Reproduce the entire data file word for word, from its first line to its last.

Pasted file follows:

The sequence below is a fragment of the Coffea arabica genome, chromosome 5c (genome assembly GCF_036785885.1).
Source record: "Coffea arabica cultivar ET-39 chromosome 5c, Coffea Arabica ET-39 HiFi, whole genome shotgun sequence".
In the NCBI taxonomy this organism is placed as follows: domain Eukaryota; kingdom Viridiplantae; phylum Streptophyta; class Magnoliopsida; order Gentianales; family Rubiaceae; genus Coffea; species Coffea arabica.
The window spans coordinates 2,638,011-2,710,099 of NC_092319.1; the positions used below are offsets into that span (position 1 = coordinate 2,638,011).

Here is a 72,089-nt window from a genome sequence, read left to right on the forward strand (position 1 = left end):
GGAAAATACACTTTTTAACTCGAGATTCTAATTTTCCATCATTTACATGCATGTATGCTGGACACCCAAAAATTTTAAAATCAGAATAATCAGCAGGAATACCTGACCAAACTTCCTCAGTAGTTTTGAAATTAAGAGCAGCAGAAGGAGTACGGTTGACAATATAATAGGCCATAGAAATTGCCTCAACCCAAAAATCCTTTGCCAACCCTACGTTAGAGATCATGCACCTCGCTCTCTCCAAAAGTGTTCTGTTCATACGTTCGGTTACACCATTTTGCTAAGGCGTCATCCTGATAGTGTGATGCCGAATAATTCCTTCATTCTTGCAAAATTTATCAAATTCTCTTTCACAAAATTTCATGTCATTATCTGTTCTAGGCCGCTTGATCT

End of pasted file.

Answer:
The sequence below is a fragment of the Coffea arabica genome, chromosome 5c (genome assembly GCF_036785885.1).
Source record: "Coffea arabica cultivar ET-39 chromosome 5c, Coffea Arabica ET-39 HiFi, whole genome shotgun sequence".
In the NCBI taxonomy this organism is placed as follows: domain Eukaryota; kingdom Viridiplantae; phylum Streptophyta; class Magnoliopsida; order Gentianales; family Rubiaceae; genus Coffea; species Coffea arabica.
The window spans coordinates 2,638,011-2,710,099 of NC_092319.1; the positions used below are offsets into that span (position 1 = coordinate 2,638,011).

Here is a 72,089-nt window from a genome sequence, read left to right on the forward strand (position 1 = left end):
GGAAAATACACTTTTTAACTCGAGATTCTAATTTTCCATCATTTACATGCATGTATGCTGGACACCCAAAAATTTTAAAATCAGAATAATCAGCAGGAATACCTGACCAAACTTCCTCAGTAGTTTTGAAATTAAGAGCAGCAGAAGGAGTACGGTTGACAATATAATAGGCCATAGAAATTGCCTCAACCCAAAAATCCTTTGCCAACCCTACGTTAGAGATCATGCACCTCGCTCTCTCCAAAAGTGTTCTGTTCATACGTTCGGTTACACCATTTTGCTAAGGCGTCATCCTGATAGTGTGATGCCGAATAATTCCTTCATTCTTGCAAAATTTATCAAATTCTCTTTCACAAAATTTCATGTCATTATCTGTTCTAGGCCGCTTGATCT